Physicists Present Public Lecture on Quantum Theories
Posted: January 30, 2007 at 1:00 am, Last Updated: November 30, -0001 at 12:00 am
Is teleportation possible? Ever wanted to learn about what quantum physics means to you at an everyday level? In February, Mason’s Aharonov Distinguished Lecture Series will hold two public lectures at the Fairfax Campus by world-renowned scientists who will help to answer these questions and more.
“Does the Everyday World Really Obey Quantum Mechanics?” will be presented by Sir Anthony Leggett, a 2003 Nobel Laureate, on Wednesday, Feb. 7, at 3 p.m. in Harris Theater.
Five days later, the talk “What Is Quantum Non-Locality?” will be given by Sandu Popescu, professor of physics at the University of Bristol, England, on Monday, Feb. 12, at 3 p.m. in the Johnson Center Cinema.
These lectures are part of the Aharonov Distinguished Lecture Series, a program coordinated by Mason’s Center for Quantum Studies and quantum physicist Yakir Aharonov.
The lecture series was initiated to communicate the relevance and importance of quantum studies to the broader public. All lectures are for a general audience interested in finding out more information about this fascinating and complex science.
Leggett is the John D. and Catherine T. MacArthur Chair, and Center for Advanced Study professor of physics at the University of Illinois at Urbana-Champaign. In 2003, his pioneering work on superfluidity was recognized by the 2003 Nobel Prize in Physics. He is widely recognized as a world leader in the theory of low-temperature physics.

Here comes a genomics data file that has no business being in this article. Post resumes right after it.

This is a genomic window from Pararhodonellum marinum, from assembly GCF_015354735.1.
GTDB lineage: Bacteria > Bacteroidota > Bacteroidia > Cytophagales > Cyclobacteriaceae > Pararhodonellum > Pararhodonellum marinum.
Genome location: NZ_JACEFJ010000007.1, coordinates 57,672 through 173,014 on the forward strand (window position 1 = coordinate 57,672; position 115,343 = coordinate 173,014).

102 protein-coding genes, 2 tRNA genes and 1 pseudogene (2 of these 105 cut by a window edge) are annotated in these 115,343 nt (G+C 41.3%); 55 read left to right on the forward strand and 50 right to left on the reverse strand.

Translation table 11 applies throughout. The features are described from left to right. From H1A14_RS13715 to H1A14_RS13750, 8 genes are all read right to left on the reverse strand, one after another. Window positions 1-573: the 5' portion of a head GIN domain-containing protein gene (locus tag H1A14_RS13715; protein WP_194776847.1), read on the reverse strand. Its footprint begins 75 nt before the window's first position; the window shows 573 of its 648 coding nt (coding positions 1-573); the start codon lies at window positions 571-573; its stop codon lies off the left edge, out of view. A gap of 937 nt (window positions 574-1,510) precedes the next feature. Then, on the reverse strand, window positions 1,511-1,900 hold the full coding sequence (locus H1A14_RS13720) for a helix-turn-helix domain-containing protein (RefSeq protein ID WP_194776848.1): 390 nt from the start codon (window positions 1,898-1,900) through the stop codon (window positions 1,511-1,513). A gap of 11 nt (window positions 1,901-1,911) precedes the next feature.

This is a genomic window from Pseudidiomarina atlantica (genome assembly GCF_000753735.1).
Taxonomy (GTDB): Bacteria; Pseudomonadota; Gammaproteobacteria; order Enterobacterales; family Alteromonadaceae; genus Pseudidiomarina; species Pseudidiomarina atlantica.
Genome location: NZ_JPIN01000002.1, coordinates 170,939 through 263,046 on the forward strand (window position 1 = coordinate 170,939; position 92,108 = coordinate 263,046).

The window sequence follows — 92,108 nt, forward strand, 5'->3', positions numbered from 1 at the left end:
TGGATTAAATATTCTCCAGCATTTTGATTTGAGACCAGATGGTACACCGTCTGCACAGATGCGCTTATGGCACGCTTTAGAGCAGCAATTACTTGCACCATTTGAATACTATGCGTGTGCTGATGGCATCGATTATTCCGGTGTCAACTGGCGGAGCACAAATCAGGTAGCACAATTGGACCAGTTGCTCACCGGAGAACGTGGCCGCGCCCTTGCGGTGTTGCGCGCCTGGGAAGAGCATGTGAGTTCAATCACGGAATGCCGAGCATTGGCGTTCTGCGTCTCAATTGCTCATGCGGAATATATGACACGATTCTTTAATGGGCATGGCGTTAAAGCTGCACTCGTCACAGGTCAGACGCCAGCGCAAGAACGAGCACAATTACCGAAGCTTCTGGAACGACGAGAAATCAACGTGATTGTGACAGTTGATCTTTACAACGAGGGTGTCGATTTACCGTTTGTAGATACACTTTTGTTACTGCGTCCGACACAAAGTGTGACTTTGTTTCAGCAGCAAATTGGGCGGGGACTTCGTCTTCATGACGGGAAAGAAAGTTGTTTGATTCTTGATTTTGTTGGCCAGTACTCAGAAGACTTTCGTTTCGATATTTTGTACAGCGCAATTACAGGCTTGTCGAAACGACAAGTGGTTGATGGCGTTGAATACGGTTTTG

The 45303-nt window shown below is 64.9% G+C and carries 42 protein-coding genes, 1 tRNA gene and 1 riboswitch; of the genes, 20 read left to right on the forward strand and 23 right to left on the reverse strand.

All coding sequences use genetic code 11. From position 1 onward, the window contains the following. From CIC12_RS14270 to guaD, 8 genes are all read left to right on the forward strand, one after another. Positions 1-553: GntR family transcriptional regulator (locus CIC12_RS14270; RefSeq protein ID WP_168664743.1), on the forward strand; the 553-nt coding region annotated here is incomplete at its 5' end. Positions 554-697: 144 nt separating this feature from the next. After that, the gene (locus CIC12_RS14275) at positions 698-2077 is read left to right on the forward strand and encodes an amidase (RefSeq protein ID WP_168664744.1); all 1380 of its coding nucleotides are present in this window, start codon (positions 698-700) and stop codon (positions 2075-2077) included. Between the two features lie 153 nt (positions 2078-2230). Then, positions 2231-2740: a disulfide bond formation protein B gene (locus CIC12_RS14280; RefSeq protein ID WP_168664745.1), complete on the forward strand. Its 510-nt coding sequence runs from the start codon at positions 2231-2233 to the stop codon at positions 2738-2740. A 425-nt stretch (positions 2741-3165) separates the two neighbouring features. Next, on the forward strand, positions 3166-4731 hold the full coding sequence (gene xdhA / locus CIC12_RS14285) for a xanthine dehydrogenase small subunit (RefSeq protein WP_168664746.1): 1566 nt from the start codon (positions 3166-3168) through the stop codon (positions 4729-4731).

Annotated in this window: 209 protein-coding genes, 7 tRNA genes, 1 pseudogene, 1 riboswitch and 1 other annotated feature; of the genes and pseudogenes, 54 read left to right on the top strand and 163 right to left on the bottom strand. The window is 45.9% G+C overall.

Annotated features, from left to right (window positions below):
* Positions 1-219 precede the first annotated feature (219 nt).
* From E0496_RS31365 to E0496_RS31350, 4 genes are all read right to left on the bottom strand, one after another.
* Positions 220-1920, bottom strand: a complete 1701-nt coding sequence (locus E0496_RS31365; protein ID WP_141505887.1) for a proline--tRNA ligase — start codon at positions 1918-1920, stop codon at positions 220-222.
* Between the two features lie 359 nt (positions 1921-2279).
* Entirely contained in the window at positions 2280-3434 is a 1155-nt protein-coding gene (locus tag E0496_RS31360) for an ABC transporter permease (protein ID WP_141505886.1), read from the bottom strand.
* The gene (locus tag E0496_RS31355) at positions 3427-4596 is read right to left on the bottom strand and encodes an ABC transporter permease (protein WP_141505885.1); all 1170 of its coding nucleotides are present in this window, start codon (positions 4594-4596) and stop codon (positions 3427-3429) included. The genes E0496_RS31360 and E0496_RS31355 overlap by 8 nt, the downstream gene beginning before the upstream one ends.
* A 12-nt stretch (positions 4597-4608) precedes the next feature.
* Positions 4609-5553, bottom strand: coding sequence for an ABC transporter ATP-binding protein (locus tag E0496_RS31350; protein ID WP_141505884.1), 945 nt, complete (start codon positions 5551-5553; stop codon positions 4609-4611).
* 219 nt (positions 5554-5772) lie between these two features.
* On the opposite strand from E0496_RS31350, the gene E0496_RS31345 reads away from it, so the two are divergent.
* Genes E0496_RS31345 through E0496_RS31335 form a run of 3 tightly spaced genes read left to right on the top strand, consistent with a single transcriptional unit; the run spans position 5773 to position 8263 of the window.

In his talk Leggett will discuss if and why the theory of quantum mechanics can be applied to the world at an everyday level, and how theories about quantum mechanics applications have changed dramatically in the last 12 years.
Popescu, who was the recipient of the 2004 Royal Society’s Clifford-Patterson Prize, is recognized for his work on quantum non-locality, which led to demonstrations of quantum teleportation.
Popescu will explain – for the layperson – one of the most exotic aspects of the behavior of microscopic particles. He will also present some of the uses of non-locality, including strange effects such as teleportation, and will discuss its implications for understanding the very foundations of quantum mechanics.
Future lectures in the series include popular science writer Paul Davies on Wednesday, April 18, at 3 p.m. at the Center for the Arts, and writer Roger Penrose at a date to be determined.